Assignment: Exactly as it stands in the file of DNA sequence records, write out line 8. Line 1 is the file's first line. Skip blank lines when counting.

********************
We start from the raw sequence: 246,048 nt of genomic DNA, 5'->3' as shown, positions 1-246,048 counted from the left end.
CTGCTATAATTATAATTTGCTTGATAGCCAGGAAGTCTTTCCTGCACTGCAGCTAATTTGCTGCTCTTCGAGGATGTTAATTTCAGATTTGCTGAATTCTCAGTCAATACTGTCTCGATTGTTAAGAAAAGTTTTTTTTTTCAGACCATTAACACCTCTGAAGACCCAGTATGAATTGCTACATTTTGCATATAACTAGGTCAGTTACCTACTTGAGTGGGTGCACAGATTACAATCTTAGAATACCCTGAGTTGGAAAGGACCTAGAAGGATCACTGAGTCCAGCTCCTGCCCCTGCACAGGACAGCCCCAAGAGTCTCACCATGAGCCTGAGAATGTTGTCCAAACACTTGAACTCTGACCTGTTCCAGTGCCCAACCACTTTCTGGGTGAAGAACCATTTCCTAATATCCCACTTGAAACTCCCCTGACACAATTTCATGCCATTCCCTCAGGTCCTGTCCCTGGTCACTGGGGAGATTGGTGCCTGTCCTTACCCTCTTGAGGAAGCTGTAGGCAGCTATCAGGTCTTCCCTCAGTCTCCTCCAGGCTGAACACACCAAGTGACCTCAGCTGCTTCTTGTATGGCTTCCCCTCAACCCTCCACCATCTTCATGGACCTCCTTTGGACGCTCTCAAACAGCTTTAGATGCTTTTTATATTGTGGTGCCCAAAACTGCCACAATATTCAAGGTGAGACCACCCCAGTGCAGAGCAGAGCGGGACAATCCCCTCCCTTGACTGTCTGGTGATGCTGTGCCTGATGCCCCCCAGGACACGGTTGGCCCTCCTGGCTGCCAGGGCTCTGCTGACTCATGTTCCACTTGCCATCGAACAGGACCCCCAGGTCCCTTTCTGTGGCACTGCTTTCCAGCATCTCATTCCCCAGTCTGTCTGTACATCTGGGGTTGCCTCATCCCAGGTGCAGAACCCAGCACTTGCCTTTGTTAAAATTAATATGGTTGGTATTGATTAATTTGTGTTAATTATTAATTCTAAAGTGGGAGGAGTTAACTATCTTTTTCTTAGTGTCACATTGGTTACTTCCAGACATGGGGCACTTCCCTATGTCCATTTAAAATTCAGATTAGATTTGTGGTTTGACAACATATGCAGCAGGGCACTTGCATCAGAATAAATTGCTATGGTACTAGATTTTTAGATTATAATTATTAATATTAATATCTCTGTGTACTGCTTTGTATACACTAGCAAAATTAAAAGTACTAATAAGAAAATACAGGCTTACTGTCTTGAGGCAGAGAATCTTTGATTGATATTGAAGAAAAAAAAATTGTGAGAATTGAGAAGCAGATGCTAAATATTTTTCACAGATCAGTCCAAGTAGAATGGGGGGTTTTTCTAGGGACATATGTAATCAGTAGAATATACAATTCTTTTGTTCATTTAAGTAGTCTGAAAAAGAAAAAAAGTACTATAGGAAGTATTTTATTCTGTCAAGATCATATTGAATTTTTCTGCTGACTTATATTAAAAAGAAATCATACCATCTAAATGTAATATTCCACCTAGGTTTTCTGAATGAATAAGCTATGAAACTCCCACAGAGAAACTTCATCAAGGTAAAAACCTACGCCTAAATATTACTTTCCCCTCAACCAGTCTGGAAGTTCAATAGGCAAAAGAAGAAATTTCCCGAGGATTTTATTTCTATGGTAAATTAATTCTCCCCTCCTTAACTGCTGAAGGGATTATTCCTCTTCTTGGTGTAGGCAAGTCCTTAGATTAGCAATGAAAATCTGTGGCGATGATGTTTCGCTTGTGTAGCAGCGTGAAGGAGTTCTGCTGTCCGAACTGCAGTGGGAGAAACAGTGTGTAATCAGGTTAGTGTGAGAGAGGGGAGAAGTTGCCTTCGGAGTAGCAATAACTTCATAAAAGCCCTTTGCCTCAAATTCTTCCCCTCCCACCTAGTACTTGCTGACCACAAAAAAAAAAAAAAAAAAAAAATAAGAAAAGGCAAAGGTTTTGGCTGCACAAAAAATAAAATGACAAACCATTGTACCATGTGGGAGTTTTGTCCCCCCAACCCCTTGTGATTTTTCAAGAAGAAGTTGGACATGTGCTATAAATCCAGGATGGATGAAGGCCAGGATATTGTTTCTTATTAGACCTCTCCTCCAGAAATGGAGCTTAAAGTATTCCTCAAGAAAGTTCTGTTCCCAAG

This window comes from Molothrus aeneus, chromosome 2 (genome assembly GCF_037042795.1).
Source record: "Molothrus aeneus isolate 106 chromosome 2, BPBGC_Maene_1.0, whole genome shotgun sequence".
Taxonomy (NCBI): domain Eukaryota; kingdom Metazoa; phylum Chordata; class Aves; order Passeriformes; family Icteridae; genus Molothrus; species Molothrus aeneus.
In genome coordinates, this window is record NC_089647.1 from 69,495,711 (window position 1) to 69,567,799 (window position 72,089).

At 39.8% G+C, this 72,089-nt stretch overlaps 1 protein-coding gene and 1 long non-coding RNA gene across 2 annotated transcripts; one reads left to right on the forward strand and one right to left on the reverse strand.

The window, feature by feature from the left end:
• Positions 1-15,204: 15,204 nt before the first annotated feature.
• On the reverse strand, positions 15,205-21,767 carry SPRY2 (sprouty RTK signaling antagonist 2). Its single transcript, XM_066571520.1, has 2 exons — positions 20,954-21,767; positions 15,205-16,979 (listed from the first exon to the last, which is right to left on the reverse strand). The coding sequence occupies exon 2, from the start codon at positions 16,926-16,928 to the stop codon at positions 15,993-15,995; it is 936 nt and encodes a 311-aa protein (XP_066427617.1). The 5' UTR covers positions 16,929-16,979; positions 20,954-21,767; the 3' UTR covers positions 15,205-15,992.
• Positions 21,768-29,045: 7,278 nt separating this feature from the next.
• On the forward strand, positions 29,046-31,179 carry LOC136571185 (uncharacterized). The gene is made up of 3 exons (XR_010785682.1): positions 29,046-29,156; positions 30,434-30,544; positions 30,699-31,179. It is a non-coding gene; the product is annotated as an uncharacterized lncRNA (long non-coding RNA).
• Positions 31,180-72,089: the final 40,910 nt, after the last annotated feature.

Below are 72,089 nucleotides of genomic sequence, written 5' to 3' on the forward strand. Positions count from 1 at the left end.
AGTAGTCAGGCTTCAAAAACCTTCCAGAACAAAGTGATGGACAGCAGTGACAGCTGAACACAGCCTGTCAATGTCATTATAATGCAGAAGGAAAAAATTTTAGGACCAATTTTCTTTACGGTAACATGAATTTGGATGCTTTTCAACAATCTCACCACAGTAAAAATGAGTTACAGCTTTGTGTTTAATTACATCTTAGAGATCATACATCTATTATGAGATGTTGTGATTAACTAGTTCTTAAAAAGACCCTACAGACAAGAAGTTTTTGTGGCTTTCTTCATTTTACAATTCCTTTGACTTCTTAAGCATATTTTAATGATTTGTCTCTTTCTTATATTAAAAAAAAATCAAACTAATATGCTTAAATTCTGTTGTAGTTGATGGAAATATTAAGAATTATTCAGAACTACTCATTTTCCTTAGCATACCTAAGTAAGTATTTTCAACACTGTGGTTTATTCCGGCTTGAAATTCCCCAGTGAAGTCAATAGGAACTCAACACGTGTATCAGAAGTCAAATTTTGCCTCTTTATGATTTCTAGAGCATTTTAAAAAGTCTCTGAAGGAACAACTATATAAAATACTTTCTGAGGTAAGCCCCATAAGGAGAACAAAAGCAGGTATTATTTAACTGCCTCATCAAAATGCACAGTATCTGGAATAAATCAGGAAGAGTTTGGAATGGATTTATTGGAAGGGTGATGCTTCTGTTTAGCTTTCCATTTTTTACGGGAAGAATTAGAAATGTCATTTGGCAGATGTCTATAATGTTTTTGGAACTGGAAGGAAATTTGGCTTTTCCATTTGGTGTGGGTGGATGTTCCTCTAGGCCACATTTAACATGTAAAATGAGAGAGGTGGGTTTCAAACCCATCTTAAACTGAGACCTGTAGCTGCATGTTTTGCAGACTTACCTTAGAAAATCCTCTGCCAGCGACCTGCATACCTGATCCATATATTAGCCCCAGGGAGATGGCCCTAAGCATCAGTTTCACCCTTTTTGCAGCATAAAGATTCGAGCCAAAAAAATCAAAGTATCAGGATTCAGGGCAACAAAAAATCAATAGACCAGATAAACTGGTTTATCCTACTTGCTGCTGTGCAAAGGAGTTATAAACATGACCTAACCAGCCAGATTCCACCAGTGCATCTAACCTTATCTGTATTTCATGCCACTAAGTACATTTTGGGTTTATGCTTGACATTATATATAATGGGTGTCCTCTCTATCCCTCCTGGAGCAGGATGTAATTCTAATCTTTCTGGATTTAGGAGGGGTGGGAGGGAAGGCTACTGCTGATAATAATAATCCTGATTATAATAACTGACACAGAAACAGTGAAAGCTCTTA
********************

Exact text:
The window, feature by feature from the left end: